# Segev BenZvi

## Courses

### Spring 2016

#### PHY 403: Modern Statistics and the Exploration of Large Datasets

This is my second time teaching this course on probability and statistics for graduate students and advanced undergraduates. The class includes a significant data analysis and numerical methods component centered around the Python programming language. (Mathematica, R, and ROOT are also allowed.)

##### Time and Location

MW 10:25 - 11:40 am
Bausch and Lomb 208

##### Textbooks

Data Analysis: A Bayesian Tutorial
D.S. Sivia and John Skilling
ISBN-10: 0198568320

Statistical Data Analysis
Glen Cowan
ISBN-10: 0198501552

The following books are not required but are great references. You may find them on reserve at POA or available as an online electronic reference on the River Campus Library website:

### Syllabus

• Probablity
Interpretations of Probability. Frequentist statistics, Bayes' Theorem, Principle of Maximum Entropy.
• Basic Statistics
Random variables, discrete and continuous probability distributions, cumulative distributions. Mean, variance, and covariance. Central Limit Theorem. Method of moments.
• Common Probablity Distributions
Gaussian, Binomial, Poisson, Exponential, Lognormal, Chi-square, Power Law, Cauchy (Breit-Wigner)
• Monte Carlo Methods
Random number generation, transformation of PDFs, acceptance-rejection technique.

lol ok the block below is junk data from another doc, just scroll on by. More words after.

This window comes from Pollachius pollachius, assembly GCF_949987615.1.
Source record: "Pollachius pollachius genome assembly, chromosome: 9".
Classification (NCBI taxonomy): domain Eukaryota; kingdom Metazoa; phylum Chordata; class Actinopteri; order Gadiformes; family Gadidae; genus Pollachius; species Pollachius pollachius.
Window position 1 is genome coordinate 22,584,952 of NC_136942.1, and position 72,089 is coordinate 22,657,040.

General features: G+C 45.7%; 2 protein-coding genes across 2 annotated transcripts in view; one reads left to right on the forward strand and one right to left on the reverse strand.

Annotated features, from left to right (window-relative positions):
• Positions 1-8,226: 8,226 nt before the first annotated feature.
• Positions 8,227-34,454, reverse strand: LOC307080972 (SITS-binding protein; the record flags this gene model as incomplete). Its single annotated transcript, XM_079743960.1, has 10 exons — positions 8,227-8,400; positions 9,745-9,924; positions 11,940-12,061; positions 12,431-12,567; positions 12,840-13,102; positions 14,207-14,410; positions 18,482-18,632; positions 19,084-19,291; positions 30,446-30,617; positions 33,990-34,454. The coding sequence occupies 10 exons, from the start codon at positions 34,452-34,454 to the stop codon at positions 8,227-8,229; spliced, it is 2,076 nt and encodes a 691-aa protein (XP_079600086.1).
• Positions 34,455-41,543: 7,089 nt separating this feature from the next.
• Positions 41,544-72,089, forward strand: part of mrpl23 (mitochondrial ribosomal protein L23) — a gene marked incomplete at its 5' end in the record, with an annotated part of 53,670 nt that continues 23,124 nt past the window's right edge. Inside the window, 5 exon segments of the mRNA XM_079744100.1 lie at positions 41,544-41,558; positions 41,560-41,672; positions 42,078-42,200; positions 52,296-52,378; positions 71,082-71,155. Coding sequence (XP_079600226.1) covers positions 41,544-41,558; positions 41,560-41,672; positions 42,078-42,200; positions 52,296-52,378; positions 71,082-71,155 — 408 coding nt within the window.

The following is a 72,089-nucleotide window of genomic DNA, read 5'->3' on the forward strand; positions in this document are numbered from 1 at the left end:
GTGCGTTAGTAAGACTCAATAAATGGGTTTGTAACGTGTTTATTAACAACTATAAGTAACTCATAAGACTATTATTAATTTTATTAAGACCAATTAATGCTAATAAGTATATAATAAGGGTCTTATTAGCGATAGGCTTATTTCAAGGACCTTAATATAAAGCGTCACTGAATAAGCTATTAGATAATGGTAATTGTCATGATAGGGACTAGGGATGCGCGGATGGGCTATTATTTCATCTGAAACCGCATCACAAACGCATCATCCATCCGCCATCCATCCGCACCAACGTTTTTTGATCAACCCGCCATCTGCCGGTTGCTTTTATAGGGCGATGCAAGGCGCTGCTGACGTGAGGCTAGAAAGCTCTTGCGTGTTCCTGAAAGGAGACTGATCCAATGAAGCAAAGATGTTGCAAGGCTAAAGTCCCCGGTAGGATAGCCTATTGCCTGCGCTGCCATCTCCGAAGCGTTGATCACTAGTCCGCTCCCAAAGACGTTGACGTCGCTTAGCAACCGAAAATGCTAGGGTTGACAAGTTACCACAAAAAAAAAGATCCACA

• Bayesian Statistics
Likelihoods, priors, and posteriors. Nuisance parameters, systematic uncertainties, and marginalization. Numerical methods: Markov Chain Monte Carlo.
• Random and Systematic Uncertainties
Error bars and error propagation. Correlations and the "error matrix." Non-Gaussian uncertainties. Techniques for managing systematic uncertainties.
• Parameter Estimation
Maximum likelihood technique. Least squares regression. Minimization techniques. "Robust" alternatives to the least squares method.
• Hypothesis Testing
• Frequentist approach: significance and power, Neyman-Pearson tests, statistical trials, likelihood ratio tests.
• Bayesian approach: posterior odds, the Bayes Factor, the Ockham Factor.
• Interval Estimation
Confidence intervals (frequentist) and credible intervals (Bayesian). Lower and upper limits. The Feldman-Cousins ranking method.
• Classification
Multivariate techniques. Data classifiers and machine learning. Decision trees and boosting.
• Nonparametric Methods
Rank-order statistics. KS tests. Sign test and k-sample test. Contingency tables. Gaussian processes.
• Time Series Analysis and Correlations
Power spectra, periodograms, autocorrelation, cross-correlation. Detection of clusters in data.

 Homework 45% Class Participation 10% Midterm 15% Final Project 30%

Homeworks are assigned bi-weekly and will have a significant programming component. Assignments are due Friday at 5 pm two weeks after it is assigned. You can use any programming language you like (including Mathematica and R), but support from the TA and instructor is limited to Python and ROOT.

You may discuss the problems informally with your classmates but you must complete the homework on your own. Printouts of source code and plots are required to receive full credit.

The final project can be on a data analysis project of your choice, either reflecting your current work or your analysis of a previous result. You will present your results during a 20 minute presentation at the end of the semester (April 20-29).

### Lecture Notes

The homework assignments are available at my.rochester.edu.